Other than a seventy at Salt Creek this week--Salt Creek is a par 65, so that 70 sounds better than it was--I've been unable to break eighty for about three weeks. Carl the Grinder has beaten me like a drum in our matches every time out but one this year. He's also out-driving me by forty yards--and he's 73. I'm getting pretty damned discouraged.
But yesterday, after Carl beat me six and five, and Radar had beaten me three and two, I was feeling about as low as I could be. But then, on the last hole, which in this case was sixteen because it had been a shotgun start, I hit it to about seven feet with an eight iron from 120 yards, and then made the putt for birdie. For just a brief moment I felt like a golfer. I told the boys that if Kathryn asked me how I played, I'd just tell her I birdied the last hole. Of course, she didn't ask.
Today I played with Ken in a nice Scotch mist. I quite like playing in a soft drizzle. Once again, I couldn't piddle a drop. I was happy to make bogeys most of the day, and even did a TC Chen double-hit on seven, eventually making an eight on the par four. I was having back spasms like crazy; couldn't hit it two hundred yards with the driver, and was really starting to think I was done like a dinner as far as golf was concerned.
Then, on eighteen, after hitting about four inches behind the ball and leaving my tee shot on the upslope of the Valley of Sin on the front right of the green, I did it again. Eighteen is a par three, with a green that has a ridge running through the middle of it that slopes away to the back. It was a back pin.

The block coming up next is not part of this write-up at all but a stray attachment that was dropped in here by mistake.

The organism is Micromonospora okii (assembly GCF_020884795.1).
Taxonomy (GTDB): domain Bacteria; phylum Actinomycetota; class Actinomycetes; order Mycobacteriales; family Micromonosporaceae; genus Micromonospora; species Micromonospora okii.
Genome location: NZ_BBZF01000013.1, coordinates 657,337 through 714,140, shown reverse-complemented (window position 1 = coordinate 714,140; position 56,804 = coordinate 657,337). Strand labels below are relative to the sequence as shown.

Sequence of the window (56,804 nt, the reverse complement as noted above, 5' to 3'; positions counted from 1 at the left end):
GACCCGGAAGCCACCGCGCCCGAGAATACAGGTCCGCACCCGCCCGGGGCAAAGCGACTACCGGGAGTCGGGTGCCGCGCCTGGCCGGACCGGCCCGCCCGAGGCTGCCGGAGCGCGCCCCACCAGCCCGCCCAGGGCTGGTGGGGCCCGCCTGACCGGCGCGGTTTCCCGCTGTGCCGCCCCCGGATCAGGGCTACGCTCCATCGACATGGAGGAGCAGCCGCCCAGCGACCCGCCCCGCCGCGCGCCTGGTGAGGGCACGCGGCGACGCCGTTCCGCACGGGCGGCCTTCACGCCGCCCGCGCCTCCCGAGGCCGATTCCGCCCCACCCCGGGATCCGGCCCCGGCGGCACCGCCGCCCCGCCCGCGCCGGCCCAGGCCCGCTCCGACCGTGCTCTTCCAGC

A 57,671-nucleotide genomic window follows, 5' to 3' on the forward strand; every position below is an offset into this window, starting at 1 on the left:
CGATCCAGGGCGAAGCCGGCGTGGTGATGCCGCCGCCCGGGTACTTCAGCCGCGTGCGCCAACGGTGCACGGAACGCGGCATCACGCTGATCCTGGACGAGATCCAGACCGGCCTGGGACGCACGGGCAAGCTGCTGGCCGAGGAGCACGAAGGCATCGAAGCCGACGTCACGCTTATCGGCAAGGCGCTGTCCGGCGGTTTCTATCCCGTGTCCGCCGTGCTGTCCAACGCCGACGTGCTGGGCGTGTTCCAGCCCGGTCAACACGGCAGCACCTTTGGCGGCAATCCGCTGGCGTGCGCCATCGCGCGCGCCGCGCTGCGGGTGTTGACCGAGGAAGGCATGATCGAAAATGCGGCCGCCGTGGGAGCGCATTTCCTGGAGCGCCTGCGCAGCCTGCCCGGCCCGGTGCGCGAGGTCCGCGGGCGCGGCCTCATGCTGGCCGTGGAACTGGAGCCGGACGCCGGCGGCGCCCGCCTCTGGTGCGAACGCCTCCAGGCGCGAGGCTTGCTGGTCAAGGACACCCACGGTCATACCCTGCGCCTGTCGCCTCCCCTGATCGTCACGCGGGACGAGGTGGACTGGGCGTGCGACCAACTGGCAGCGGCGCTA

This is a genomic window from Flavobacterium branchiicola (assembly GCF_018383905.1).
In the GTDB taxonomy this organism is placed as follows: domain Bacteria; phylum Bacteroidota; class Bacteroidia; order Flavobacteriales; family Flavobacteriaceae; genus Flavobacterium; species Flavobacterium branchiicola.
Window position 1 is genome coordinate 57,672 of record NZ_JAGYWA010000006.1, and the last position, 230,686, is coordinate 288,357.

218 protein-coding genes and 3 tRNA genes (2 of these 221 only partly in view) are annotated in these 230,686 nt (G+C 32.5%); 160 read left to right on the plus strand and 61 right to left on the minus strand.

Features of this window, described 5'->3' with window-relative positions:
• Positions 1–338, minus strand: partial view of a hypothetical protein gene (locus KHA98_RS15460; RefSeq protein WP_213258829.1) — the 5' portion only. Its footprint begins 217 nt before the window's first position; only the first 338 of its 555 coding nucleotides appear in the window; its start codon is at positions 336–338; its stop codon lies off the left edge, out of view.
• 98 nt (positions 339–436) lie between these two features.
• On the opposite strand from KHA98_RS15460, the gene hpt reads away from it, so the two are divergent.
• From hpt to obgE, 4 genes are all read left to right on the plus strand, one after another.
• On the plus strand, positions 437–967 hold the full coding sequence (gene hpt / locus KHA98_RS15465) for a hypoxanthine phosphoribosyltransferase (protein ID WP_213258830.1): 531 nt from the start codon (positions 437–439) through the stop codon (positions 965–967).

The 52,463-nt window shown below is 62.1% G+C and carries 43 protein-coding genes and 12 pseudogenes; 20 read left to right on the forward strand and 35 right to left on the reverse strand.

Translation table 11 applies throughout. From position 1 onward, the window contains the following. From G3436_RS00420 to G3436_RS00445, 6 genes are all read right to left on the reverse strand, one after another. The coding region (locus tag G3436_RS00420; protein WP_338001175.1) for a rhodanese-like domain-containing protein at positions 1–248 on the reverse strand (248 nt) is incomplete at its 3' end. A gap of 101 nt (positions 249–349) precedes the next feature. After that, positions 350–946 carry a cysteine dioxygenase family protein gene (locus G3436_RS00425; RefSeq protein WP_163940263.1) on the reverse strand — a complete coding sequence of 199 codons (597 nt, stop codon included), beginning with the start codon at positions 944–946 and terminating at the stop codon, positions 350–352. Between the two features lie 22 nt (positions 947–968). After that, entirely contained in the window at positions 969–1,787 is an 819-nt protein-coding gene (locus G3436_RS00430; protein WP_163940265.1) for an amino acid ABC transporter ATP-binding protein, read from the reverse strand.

As I stood over my pitch shot of about 90 feet, I said to Ken, "A real golfer would hit a shot here that lands on top of the ridge, takes one hop and bites, letting the ball trickle to the pin." He nodded in agreement. And, I'll be damned if I didn't step up to the ball with my 58 degree wedge and hit the exact shot I described. The ball finished three feet below the hole. And I even made the putt.
So, two days in a row, after playing like a bum, I finished like a golfer. Either the golfing gods are telling me not to give up quite yet, or it's just proof that even a crippled cat can catch the odd mouse. Either way, I guess the old boy still has a bit of life left in him. I can't wait to play tomorrow. But, I hear it's supposed to pour all day.